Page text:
Paul uses novel functional genetic and proteomic technologies to study how viruses evade the immune system. His aims are to identify cellular receptors manipulated by viruses and understand how and why these receptors are targeted. His group developed unbiased functional SILAC/TMT-based proteomic approaches, called plasma membrane profiling, to identify novel cell surface receptors manipulated by viruses. Complementary to this approach is the use of fluorescent-based genetic selection screens in haploid human cells to map genetic pathways which control receptor expression. Together these technologies provide a protein and gene discovery platform to identify novel genes and pathways required for viral and endogenous receptor regulation.


Professor Eleanor Maguire

University College London

Scenes, space and the neural basis of memory

Eleanor’s research has three main goals. The first is to provide a unified and mechanistic account of how the human hippocampus, deep in the brain’s temporal lobes, supports episodic memory, imagining the future and spatial navigation. Her second goal is to determine the exact timescale of hippocampal involvement in episodic memory. Her third goal is to establish what aspects of hippocampal processing are distinct from other brain areas, including parahippocampal, retrosplenial and ventromedial prefrontal cortices. Overall, she aims to provide a theoretically enriched understanding of hippocampal function in everyday cognition that in turn elucidates how its dysfunction leads to pathological states.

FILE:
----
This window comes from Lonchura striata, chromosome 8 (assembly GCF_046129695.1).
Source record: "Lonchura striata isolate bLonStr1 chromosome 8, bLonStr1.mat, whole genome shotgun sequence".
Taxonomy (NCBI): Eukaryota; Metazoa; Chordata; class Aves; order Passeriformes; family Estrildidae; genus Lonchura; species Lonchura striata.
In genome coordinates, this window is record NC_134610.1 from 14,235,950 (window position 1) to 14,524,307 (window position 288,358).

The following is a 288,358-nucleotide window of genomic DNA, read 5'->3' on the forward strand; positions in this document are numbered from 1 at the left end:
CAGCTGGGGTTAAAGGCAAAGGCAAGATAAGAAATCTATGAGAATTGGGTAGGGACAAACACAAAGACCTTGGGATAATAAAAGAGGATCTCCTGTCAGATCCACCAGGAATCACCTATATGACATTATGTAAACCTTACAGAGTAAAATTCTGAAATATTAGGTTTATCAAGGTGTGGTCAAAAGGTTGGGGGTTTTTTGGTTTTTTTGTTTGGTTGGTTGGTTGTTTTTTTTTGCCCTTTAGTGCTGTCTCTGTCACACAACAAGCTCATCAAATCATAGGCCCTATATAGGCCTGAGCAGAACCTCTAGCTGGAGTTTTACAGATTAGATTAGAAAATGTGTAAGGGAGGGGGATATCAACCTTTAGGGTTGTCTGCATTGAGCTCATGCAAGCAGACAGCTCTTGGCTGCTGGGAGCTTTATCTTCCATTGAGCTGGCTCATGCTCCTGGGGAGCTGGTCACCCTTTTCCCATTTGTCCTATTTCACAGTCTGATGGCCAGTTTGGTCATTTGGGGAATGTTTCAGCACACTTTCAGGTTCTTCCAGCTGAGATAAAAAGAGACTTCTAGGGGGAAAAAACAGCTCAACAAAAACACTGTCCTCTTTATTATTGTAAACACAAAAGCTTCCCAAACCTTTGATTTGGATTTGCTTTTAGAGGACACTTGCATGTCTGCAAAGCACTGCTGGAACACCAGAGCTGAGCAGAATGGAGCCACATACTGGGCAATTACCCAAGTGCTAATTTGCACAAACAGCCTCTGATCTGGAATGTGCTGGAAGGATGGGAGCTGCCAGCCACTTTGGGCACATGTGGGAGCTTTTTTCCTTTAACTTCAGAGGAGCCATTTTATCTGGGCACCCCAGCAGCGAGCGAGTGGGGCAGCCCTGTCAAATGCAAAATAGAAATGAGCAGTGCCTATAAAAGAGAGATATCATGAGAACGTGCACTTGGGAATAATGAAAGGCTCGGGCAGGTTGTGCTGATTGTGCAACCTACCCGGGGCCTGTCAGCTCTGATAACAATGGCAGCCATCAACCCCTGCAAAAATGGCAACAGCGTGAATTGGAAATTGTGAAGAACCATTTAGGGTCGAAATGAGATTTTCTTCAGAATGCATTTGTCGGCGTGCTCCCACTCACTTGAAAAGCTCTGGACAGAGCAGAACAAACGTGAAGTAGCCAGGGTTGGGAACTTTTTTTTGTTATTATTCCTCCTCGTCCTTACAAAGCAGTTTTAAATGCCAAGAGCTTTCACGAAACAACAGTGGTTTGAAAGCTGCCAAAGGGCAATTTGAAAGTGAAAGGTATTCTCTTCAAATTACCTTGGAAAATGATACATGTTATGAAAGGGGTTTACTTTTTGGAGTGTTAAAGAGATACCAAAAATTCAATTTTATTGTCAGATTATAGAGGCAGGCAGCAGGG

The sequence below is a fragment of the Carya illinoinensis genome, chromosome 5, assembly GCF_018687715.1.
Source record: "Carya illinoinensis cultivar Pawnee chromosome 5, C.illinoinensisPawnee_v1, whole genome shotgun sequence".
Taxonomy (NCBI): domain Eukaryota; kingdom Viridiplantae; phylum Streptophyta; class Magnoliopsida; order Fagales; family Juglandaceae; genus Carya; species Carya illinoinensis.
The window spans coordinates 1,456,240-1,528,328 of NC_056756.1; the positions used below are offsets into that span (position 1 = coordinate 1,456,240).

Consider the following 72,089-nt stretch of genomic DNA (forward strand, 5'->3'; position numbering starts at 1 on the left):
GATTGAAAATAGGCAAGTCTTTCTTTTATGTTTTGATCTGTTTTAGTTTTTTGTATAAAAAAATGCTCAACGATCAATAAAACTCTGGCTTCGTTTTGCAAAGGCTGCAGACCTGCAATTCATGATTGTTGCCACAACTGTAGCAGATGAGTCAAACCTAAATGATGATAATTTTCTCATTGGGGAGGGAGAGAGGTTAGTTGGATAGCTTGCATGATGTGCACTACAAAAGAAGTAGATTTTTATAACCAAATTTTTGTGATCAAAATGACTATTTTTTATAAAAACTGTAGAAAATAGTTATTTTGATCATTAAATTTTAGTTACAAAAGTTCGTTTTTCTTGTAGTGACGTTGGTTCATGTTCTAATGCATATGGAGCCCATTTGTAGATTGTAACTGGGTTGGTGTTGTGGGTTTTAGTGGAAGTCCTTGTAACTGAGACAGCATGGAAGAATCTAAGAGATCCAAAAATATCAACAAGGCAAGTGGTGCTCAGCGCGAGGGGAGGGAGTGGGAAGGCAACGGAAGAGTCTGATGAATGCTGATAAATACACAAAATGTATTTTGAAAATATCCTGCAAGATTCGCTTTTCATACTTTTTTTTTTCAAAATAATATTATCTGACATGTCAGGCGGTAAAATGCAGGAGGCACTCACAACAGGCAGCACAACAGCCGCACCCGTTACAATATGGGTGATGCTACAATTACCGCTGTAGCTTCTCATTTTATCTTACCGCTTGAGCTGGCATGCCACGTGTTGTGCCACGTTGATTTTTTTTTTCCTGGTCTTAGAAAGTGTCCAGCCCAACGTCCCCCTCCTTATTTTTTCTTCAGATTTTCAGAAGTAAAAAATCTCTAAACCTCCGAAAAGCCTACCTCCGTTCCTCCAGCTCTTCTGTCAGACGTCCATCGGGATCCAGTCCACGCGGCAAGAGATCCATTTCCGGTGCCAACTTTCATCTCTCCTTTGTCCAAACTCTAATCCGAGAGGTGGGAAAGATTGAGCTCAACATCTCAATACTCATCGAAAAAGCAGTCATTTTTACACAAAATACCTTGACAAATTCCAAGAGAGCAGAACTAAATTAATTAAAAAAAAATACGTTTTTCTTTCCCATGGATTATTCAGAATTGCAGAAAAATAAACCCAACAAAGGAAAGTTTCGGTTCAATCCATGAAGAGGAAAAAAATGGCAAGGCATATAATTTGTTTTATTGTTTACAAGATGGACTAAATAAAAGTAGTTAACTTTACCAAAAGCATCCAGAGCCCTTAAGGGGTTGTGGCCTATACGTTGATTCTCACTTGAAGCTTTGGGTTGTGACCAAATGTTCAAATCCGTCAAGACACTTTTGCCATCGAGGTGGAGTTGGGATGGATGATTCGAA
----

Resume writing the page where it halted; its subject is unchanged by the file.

Professor Read Montague

University College London

Computational neuroscience of social behaviour and psychopathology

Read’s research seeks to uncover the computational and neural mechanisms underlying social cognition in humans and its derangement in response to disease and injury. Social exchange is a core capacity necessary for interacting with other humans, alone and in groups. Read’s research applies functional magnetic resonance imaging, computational modelling and real-time neurotransmitter recordings as associated experimental approaches to the neural underpinnings of social exchange in humans.